The collection is about remorse and the power of memory, about the hardships of a post-9/11 reality that labels many as suspicious or dangerous because of their names or skin colour alone, but it’s also about hope and friendship and the intricacies of human relationships. Most importantly, it’s about the compromises we make to belong.
Why we're taking notice: Among its many glowing reviews, The Globe and Mail calls Things Are Good Now "essential fiction for right now."
Crow Jazz, by Linda Rogers
About the book: A long awaited dazzling collection of short fiction from one of Canada's most accomplished poets.
These incandescent stories in Crow Jazz come from tree level, the corvid community, where sex and death are celebrated with mirth and compassion. They have clever crow energy, selecting beak sized twitter-bits from life on earth below, with an eye to the bigger picture. Highly inventive; children, families, crows, and the old, bewitch and astonish the imagination. Improvisation, syncopation; all the jazz words come into word play. “Mud Pies”, “The Child City,” “Darling Boy,” The Tea Party,” “Lucy Laughed,” “Elusive Beauty, Virginia Sat Down,” are a few of the 20-plus polished tales in Linda Roger’s quirky and clever short fiction collection. A wild breath of fresh air for literary Canada.
Why we're taking notice: From The Province, "the language is so marvellous, the imagery so vivid, the references so evocative, it’s worth the time and trouble to untangle the threads. This is a book that stays with you for days."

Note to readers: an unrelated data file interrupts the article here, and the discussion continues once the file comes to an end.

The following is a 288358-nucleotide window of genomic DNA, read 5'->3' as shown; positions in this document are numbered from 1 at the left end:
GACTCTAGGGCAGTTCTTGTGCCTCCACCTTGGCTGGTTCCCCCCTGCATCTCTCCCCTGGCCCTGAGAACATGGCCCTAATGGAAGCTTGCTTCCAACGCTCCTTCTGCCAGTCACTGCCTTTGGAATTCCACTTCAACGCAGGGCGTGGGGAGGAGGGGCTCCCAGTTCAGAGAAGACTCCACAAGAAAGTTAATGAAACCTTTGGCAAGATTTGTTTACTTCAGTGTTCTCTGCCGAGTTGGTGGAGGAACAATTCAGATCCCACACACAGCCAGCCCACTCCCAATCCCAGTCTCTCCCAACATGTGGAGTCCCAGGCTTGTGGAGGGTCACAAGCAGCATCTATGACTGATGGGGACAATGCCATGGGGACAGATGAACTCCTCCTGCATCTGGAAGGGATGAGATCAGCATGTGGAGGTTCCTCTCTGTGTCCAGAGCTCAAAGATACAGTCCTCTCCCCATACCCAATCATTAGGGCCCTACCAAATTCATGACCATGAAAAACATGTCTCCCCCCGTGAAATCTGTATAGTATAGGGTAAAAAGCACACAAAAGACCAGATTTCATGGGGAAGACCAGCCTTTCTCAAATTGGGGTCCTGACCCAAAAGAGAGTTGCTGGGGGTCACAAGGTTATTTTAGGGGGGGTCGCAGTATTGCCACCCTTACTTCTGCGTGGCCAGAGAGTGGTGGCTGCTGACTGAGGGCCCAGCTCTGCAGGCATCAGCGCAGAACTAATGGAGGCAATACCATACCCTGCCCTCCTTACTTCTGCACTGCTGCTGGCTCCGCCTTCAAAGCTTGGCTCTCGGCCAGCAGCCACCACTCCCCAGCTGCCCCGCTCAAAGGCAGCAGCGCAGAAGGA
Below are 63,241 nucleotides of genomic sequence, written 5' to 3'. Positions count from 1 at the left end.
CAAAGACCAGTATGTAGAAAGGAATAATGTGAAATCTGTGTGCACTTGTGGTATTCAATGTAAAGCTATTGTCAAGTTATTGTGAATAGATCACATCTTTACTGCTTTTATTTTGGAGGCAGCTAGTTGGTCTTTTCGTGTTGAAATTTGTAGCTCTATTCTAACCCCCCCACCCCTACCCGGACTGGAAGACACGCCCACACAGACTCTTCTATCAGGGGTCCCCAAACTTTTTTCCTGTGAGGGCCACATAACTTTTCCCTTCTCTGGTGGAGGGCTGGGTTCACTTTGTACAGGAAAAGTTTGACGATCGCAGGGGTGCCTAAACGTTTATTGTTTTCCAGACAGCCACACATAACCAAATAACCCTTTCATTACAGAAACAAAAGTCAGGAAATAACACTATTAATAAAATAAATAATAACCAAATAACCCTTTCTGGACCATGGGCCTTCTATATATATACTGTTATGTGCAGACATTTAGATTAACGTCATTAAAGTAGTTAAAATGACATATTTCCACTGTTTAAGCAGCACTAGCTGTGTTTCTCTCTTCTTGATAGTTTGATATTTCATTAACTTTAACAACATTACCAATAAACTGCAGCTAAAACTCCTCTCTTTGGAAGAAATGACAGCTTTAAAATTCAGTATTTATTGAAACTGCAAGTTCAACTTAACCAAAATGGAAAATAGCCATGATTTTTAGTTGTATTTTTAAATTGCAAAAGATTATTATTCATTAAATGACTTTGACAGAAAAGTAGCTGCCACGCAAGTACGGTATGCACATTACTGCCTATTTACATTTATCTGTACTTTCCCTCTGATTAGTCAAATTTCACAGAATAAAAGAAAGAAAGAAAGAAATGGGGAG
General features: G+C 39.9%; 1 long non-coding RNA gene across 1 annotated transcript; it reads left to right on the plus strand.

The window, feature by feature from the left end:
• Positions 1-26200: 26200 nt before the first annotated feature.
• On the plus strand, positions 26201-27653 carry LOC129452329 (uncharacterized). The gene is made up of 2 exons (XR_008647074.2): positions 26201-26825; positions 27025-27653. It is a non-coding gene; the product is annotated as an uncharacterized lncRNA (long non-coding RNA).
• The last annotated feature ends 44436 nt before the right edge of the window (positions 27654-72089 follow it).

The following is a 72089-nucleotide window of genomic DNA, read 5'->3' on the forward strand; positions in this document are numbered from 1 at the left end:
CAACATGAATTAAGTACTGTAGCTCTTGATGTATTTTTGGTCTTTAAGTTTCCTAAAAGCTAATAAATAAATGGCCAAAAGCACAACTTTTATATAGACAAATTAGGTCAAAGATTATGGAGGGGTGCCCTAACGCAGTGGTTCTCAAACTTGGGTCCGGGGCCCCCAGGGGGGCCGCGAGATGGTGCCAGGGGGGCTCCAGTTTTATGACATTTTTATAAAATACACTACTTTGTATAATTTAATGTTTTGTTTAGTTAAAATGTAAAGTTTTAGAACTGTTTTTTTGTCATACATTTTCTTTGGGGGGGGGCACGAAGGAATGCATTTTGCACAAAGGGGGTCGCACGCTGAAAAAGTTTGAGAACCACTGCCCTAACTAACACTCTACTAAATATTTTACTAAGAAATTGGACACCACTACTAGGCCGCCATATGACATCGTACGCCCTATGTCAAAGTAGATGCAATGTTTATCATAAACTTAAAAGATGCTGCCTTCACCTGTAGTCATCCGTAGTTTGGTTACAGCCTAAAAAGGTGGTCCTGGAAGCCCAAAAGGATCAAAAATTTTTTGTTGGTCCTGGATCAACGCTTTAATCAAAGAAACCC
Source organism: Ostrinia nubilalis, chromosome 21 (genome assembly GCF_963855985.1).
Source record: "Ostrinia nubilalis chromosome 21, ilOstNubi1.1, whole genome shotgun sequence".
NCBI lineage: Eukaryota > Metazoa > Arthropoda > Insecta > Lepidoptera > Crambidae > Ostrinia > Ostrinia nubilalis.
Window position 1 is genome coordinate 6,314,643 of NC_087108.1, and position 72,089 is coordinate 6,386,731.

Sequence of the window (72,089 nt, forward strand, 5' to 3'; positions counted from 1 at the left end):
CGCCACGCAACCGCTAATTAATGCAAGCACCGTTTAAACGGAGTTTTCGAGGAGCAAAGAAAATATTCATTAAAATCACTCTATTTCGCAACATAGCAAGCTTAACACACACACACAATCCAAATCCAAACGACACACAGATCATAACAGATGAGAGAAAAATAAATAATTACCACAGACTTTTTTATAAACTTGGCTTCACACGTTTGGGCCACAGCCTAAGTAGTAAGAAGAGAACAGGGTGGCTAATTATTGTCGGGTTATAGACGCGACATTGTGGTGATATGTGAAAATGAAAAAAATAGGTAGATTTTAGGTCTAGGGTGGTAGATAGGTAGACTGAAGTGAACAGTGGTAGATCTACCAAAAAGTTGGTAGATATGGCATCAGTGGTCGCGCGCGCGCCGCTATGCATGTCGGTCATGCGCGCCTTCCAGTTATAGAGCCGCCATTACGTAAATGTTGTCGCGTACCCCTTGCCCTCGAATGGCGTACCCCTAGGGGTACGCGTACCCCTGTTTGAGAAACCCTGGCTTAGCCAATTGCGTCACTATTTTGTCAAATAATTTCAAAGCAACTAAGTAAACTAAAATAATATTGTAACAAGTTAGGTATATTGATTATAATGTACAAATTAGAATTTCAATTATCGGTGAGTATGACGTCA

Tiger Tiger, by Johanna Skibsrud
About the book: Tiger, Tiger takes readers from the Paradise Valley Senior Centre parking lot all the way to Mars and examines the contradictions of life along the way. An astounding array of characters come up against the challenges of existence—both mundane and extraordinary—and their experiences never fail to surprise and delight.
A scientist finds the truth about love in a lab where he is learning to grow extinct tigers. A fake wedding at a nursing home brings a divorcée to the brink of despair while her grandmother marvels at the beauty around her. A small-town taxidermist realizes his fiancée is never returning--that he has lost her to an inscrutable ball of light. A soldier survives the bloody Battle of the Argonne Forest but loses the faith of his child. An uncanny teenager holds two hundred thousand years of the world's history in her mind but feels desperately alone.
Profound and paradoxical, these 14 stories bring us closer to the truth, even if we discover that it is ultimately unknowable. Masterfully crafted and astonishingly wise, Tiger, Tiger explores the limits of understanding, the future of humanity, and establishes Skibsrud as a rare and exceptional talent.
Why we're taking notice: From Quill & Quire, "Skibsrud’s writing is a pleasure, with its shortish sentences, snappy prose, and mixture of formal speech and slang combining to create a recognizably 21st-century voice."
Comments herecomments powered by Disqus